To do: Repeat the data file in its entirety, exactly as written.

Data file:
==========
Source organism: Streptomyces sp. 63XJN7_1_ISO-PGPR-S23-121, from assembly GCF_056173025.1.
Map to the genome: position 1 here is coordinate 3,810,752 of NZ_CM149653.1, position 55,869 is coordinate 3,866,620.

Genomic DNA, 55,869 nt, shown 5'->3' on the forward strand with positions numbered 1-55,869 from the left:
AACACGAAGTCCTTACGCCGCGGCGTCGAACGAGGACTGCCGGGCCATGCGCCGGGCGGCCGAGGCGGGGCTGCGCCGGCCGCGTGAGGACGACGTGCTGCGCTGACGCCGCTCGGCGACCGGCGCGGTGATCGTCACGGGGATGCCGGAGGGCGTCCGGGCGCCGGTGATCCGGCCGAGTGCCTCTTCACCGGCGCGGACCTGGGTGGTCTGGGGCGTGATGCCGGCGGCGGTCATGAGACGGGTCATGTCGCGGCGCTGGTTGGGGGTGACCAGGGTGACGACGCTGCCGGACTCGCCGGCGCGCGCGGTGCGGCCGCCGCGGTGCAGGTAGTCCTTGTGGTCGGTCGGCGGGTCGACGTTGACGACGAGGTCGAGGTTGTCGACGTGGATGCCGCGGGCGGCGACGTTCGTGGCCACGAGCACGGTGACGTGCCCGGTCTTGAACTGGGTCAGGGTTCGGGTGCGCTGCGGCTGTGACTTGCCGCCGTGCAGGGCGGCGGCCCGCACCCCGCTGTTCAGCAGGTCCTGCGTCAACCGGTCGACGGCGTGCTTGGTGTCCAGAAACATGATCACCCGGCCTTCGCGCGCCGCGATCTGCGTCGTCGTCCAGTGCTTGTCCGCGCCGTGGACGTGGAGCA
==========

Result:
Source organism: Streptomyces sp. 63XJN7_1_ISO-PGPR-S23-121, from assembly GCF_056173025.1.
Map to the genome: position 1 here is coordinate 3,810,752 of NZ_CM149653.1, position 55,869 is coordinate 3,866,620.

Genomic DNA, 55,869 nt, shown 5'->3' on the forward strand with positions numbered 1-55,869 from the left:
AACACGAAGTCCTTACGCCGCGGCGTCGAACGAGGACTGCCGGGCCATGCGCCGGGCGGCCGAGGCGGGGCTGCGCCGGCCGCGTGAGGACGACGTGCTGCGCTGACGCCGCTCGGCGACCGGCGCGGTGATCGTCACGGGGATGCCGGAGGGCGTCCGGGCGCCGGTGATCCGGCCGAGTGCCTCTTCACCGGCGCGGACCTGGGTGGTCTGGGGCGTGATGCCGGCGGCGGTCATGAGACGGGTCATGTCGCGGCGCTGGTTGGGGGTGACCAGGGTGACGACGCTGCCGGACTCGCCGGCGCGCGCGGTGCGGCCGCCGCGGTGCAGGTAGTCCTTGTGGTCGGTCGGCGGGTCGACGTTGACGACGAGGTCGAGGTTGTCGACGTGGATGCCGCGGGCGGCGACGTTCGTGGCCACGAGCACGGTGACGTGCCCGGTCTTGAACTGGGTCAGGGTTCGGGTGCGCTGCGGCTGTGACTTGCCGCCGTGCAGGGCGGCGGCCCGCACCCCGCTGTTCAGCAGGTCCTGCGTCAACCGGTCGACGGCGTGCTTGGTGTCCAGAAACATGATCACCCGGCCTTCGCGCGCCGCGATCTGCGTCGTCGTCCAGTGCTTGTCCGCGCCGTGGACGTGGAGCA